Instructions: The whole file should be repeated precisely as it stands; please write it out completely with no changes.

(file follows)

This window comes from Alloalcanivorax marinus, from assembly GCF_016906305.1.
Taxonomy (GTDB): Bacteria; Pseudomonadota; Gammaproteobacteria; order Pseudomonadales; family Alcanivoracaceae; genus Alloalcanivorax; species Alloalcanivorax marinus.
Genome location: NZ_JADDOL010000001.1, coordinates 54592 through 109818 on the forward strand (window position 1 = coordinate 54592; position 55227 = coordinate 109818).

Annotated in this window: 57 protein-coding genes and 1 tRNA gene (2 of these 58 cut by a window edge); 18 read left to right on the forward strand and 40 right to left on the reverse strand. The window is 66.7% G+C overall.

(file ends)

This window comes from Alloalcanivorax marinus, from assembly GCF_016906305.1.
Taxonomy (GTDB): Bacteria; Pseudomonadota; Gammaproteobacteria; order Pseudomonadales; family Alcanivoracaceae; genus Alloalcanivorax; species Alloalcanivorax marinus.
Genome location: NZ_JADDOL010000001.1, coordinates 54592 through 109818 on the forward strand (window position 1 = coordinate 54592; position 55227 = coordinate 109818).

Annotated in this window: 57 protein-coding genes and 1 tRNA gene (2 of these 58 cut by a window edge); 18 read left to right on the forward strand and 40 right to left on the reverse strand. The window is 66.7% G+C overall.